Gold rose Friday nearly 2 percent after the head of the U.S. central bank, in a closely analyzed speech, declined to signal more money printing as a way energize the U.S. economy.

Gold for December delivery, the most actively traded contract on the CME Comex division of the New York Mercantile Exchange, climbed $34.10 to settle at $1,793 per ounce. In electronic trading after the end of floor trading, gold continued rising. For the week, however, gold declined 5 percent.

Silver for September delivery, the most actively traded contract, also rose, adding 21 cents to close the week at $40.95, a drop for the week of 5.5 percent.

Ben Bernanke, speaking at a Jackson Hole, Wyo., symposium, declined to so much as hint that the Federal Reserve will launch a third round of Treasury note buying to stimulate the economy, which is sputtering along at a roughly one percent growth rate. But he left the door open to taking possible action later, perhaps in the fall.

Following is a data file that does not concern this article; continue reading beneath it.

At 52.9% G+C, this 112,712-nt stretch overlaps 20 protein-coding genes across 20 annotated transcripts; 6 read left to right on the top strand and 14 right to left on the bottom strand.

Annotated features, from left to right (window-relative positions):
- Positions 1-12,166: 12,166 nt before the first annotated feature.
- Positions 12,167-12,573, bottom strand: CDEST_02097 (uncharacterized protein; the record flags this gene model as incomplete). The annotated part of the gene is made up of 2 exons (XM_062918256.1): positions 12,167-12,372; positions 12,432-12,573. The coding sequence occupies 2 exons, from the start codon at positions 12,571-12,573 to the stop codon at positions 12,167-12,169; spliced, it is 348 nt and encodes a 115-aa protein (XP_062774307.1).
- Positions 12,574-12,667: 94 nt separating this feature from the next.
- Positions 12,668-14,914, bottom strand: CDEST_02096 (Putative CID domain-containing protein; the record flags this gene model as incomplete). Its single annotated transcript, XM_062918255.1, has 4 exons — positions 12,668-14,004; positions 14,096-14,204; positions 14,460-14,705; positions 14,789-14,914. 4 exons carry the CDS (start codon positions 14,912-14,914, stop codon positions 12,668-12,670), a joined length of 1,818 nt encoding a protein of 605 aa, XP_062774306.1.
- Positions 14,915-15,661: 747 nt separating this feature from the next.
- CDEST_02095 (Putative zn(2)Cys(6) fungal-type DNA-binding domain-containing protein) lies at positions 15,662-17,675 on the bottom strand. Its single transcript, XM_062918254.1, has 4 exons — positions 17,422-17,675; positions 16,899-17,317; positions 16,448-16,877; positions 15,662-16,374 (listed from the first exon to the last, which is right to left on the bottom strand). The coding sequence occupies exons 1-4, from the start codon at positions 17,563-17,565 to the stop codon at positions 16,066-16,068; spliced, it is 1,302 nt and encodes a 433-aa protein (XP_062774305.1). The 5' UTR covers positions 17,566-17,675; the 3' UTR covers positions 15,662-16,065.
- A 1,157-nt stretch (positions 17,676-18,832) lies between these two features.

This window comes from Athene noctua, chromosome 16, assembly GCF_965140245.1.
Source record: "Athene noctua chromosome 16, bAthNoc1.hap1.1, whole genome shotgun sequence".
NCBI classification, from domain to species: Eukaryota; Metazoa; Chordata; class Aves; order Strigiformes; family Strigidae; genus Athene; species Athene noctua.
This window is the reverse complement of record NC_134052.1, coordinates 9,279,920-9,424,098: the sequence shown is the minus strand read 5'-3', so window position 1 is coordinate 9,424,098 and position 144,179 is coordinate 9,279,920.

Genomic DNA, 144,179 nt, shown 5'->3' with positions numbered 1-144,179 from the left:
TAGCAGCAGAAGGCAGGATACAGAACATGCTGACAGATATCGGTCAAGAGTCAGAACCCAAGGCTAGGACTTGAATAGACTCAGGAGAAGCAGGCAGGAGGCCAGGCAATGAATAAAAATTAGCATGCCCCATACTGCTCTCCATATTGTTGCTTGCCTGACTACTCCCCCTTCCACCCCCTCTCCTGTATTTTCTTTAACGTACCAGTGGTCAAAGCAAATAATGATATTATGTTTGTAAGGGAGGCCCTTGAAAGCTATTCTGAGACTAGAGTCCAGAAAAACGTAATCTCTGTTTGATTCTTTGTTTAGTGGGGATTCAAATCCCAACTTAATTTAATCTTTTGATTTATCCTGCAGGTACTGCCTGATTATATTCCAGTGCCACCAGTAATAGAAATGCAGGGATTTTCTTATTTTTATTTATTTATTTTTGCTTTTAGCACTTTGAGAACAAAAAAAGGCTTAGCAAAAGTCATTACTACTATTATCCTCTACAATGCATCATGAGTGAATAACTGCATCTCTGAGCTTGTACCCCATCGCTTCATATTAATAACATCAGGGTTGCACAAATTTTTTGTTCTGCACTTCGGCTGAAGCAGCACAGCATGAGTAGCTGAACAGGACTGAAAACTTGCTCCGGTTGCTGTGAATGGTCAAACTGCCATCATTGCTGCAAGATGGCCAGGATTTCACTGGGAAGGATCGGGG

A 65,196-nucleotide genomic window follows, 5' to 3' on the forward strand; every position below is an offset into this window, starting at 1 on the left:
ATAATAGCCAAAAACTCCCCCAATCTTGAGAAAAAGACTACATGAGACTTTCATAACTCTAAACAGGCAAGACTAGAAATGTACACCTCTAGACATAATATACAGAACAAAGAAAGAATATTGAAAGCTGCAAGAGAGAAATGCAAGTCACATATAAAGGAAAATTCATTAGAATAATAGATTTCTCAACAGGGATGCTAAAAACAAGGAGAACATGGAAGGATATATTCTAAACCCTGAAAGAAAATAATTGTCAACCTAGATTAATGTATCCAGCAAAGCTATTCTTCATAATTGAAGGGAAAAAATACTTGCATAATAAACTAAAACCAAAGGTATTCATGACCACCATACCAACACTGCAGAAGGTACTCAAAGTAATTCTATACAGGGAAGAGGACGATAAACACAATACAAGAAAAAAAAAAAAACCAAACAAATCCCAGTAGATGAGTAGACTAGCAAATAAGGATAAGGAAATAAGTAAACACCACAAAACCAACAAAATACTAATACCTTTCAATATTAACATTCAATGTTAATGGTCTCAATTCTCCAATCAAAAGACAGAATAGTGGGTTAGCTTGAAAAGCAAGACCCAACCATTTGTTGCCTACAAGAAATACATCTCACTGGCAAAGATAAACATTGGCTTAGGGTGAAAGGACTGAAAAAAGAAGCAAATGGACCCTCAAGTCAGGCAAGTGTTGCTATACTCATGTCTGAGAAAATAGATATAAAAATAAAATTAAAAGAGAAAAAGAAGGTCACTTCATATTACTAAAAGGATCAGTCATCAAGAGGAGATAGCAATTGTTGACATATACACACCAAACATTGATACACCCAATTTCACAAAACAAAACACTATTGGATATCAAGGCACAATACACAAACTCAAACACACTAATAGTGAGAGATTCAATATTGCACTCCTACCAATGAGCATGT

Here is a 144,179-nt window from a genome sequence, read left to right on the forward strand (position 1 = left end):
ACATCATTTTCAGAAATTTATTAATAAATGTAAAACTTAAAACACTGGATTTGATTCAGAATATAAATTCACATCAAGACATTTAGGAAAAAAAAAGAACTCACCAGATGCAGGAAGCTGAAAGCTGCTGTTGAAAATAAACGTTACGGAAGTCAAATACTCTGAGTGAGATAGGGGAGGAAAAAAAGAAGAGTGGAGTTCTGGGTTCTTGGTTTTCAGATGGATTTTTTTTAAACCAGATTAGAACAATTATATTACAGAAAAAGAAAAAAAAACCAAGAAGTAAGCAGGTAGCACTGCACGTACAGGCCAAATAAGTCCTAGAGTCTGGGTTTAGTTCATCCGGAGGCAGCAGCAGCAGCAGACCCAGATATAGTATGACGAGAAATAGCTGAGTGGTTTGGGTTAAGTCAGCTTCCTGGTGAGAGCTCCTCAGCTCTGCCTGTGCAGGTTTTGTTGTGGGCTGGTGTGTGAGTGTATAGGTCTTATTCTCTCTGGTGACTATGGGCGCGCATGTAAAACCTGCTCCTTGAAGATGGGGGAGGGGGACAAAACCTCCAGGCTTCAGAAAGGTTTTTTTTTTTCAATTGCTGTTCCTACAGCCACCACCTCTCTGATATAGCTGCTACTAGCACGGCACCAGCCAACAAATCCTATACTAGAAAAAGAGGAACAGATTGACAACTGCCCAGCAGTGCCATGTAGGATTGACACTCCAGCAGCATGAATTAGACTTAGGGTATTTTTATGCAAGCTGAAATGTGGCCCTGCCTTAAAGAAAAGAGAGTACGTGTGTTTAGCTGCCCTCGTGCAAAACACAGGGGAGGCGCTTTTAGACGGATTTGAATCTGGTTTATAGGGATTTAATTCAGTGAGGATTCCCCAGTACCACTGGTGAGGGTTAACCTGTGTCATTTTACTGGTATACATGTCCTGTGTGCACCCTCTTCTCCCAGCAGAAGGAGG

It is interesting that the meeting in September has been extended by a day -- perhaps this is where we will get definitive policy action from the Fed?, Tom Paterson, chief economist for GoldMadeSimple.com, wrote in a note. It seems the Fed is in 'wait and see mode' -- but after today's 1 percent GDP print in the U.S. more monetary easing is on its way, just not today. 

It is still unclear what form that monetary stimulus will take, but it would seem that the best bet is that the Fed will announce (possibly in September?) a target price for the middle of the yield curve (7-10 year), which although technically different from 'quantative easing' will amount to the same thing, that is more money printing.

Gold reacted to the speech by selling off all the way to $1,700 but since recovered all the way to $1,780. After the recent impressive run up in gold over the past seven weeks it would be very healthy for gold to consolidate around the $1,770-$1,780 area before attempting to go higher.

In short, more money printing is on the way (with resultant higher gold prices), just not today.